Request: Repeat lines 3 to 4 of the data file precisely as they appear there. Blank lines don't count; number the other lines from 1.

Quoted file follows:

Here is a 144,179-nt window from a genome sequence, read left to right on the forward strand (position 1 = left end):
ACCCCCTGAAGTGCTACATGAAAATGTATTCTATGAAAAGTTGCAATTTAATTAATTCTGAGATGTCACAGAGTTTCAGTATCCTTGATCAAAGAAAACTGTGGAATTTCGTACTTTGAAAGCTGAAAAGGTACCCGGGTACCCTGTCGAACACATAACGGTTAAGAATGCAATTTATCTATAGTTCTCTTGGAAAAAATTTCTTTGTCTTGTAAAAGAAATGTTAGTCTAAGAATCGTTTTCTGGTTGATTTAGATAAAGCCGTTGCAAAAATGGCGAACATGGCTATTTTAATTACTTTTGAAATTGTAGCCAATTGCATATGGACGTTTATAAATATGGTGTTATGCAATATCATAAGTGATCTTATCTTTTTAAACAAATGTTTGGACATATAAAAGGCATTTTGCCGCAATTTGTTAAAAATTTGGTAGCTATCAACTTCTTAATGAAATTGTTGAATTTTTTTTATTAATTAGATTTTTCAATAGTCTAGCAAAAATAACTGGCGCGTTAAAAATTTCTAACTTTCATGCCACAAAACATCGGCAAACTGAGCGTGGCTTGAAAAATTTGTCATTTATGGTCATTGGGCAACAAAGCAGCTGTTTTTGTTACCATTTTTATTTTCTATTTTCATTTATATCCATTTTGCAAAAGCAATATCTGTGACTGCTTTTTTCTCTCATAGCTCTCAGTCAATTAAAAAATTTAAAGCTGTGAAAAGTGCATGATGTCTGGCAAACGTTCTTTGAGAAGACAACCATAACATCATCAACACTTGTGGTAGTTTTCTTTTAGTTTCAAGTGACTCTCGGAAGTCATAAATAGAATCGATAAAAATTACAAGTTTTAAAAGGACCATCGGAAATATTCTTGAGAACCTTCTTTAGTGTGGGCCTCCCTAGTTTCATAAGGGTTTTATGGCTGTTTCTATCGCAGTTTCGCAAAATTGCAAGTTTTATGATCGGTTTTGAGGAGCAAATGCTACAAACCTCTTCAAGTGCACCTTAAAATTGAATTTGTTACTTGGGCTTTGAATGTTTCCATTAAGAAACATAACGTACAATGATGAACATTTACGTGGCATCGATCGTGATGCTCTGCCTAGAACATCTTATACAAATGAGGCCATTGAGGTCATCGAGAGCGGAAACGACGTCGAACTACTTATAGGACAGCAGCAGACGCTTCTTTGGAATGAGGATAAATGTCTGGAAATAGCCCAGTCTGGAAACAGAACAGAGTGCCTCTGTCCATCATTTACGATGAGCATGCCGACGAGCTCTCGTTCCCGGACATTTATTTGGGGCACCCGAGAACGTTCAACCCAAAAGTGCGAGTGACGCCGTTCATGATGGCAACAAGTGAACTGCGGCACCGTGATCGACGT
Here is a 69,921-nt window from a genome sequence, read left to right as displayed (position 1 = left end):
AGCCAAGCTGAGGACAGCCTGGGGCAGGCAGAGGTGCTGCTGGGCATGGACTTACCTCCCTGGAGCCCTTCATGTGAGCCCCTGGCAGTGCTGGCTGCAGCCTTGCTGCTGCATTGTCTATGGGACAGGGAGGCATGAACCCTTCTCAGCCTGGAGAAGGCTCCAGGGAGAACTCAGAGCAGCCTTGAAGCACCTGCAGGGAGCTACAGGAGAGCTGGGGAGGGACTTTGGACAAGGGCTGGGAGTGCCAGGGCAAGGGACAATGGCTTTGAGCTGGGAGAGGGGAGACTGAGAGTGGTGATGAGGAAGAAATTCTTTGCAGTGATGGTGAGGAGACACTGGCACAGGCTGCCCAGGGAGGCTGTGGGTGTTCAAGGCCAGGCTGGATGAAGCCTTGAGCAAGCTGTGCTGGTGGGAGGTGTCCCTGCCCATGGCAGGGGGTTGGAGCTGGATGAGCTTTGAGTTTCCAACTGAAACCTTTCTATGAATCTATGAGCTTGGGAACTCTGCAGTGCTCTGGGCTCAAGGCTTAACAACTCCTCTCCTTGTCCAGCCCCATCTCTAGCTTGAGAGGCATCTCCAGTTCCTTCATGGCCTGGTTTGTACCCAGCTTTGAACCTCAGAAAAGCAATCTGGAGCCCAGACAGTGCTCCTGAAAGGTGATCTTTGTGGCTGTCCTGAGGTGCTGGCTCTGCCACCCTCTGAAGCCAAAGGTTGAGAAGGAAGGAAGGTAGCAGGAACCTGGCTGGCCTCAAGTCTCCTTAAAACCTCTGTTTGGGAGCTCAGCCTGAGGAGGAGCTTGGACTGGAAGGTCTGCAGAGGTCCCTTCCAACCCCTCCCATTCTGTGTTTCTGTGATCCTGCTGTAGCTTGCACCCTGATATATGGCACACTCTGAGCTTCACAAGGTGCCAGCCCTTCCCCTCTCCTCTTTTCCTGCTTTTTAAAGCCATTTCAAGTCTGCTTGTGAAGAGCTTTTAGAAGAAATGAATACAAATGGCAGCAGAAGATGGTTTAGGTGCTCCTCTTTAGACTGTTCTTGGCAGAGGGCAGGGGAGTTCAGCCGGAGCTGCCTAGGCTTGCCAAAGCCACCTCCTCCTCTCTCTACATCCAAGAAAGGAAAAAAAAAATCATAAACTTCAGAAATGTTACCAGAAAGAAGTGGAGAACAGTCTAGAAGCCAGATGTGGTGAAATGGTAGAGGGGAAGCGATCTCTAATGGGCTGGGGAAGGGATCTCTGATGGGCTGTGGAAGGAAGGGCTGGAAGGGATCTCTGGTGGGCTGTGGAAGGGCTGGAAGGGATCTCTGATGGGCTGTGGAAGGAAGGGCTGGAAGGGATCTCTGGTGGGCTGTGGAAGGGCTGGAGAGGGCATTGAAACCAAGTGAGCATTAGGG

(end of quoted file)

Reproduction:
Here is a 69,921-nt window from a genome sequence, read left to right as displayed (position 1 = left end):
AGCCAAGCTGAGGACAGCCTGGGGCAGGCAGAGGTGCTGCTGGGCATGGACTTACCTCCCTGGAGCCCTTCATGTGAGCCCCTGGCAGTGCTGGCTGCAGCCTTGCTGCTGCATTGTCTATGGGACAGGGAGGCATGAACCCTTCTCAGCCTGGAGAAGGCTCCAGGGAGAACTCAGAGCAGCCTTGAAGCACCTGCAGGGAGCTACAGGAGAGCTGGGGAGGGACTTTGGACAAGGGCTGGGAGTGCCAGGGCAAGGGACAATGGCTTTGAGCTGGGAGAGGGGAGACTGAGAGTGGTGATGAGGAAGAAATTCTTTGCAGTGATGGTGAGGAGACACTGGCACAGGCTGCCCAGGGAGGCTGTGGGTGTTCAAGGCCAGGCTGGATGAAGCCTTGAGCAAGCTGTGCTGGTGGGAGGTGTCCCTGCCCATGGCAGGGGGTTGGAGCTGGATGAGCTTTGAGTTTCCAACTGAAACCTTTCTATGAATCTATGAGCTTGGGAACTCTGCAGTGCTCTGGGCTCAAGGCTTAACAACTCCTCTCCTTGTCCAGCCCCATCTCTAGCTTGAGAGGCATCTCCAGTTCCTTCATGGCCTGGTTTGTACCCAGCTTTGAACCTCAGAAAAGCAATCTGGAGCCCAGACAGTGCTCCTGAAAGGTGATCTTTGTGGCTGTCCTGAGGTGCTGGCTCTGCCACCCTCTGAAGCCAAAGGTTGAGAAGGAAGGAAGGTAGCAGGAACCTGGCTGGCCTCAAGTCTCCTTAAAACCTCTGTTTGGGAGCTCAGCCTGAGGAGGAGCTTGGACTGGAAGGTCTGCAGAGGTCCCTTCCAACCCCTCCCATTCTGTGTTTCTGTGATCCTGCTGTAGCTTGCACCCTGATATATGGCACACTCTGAGCTTCACAAGGTGCCAGCCCTTCCCCTCTCCTCTTTTCCTGCTTTTTAAAGCCATTTCAAGTCTGCTTGTGAAGAGCTTTTAGAAGAAATGAATACAAATGGCAGCAGAAGATGGTTTAGGTGCTCCTCTTTAGACTGTTCTTGGCAGAGGGCAGGGGAGTTCAGCCGGAGCTGCCTAGGCTTGCCAAAGCCACCTCCTCCTCTCTCTACATCCAAGAAAGGAAAAAAAAAATCATAAACTTCAGAAATGTTACCAGAAAGAAGTGGAGAACAGTCTAGAAGCCAGATGTGGTGAAATGGTAGAGGGGAAGCGATCTCTAATGGGCTGGGGAAGGGATCTCTGATGGGCTGTGGAAGGAAGGGCTGGAAGGGATCTCTGGTGGGCTGTGGAAGGGCTGGAAGGGATCTCTGATGGGCTGTGGAAGGAAGGGCTGGAAGGGATCTCTGGTGGGCTGTGGAAGGGCTGGAGAGGGCATTGAAACCAAGTGAGCATTAGGG